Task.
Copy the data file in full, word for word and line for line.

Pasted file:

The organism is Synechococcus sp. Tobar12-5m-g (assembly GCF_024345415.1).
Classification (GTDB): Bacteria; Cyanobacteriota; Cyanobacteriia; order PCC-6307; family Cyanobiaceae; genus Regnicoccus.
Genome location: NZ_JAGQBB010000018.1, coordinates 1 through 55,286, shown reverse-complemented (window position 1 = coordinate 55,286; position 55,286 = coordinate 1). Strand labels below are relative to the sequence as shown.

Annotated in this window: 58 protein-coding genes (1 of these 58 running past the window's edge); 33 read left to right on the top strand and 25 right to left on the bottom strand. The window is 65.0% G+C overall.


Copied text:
The organism is Synechococcus sp. Tobar12-5m-g (assembly GCF_024345415.1).
Classification (GTDB): Bacteria; Cyanobacteriota; Cyanobacteriia; order PCC-6307; family Cyanobiaceae; genus Regnicoccus.
Genome location: NZ_JAGQBB010000018.1, coordinates 1 through 55,286, shown reverse-complemented (window position 1 = coordinate 55,286; position 55,286 = coordinate 1). Strand labels below are relative to the sequence as shown.

Annotated in this window: 58 protein-coding genes (1 of these 58 running past the window's edge); 33 read left to right on the top strand and 25 right to left on the bottom strand. The window is 65.0% G+C overall.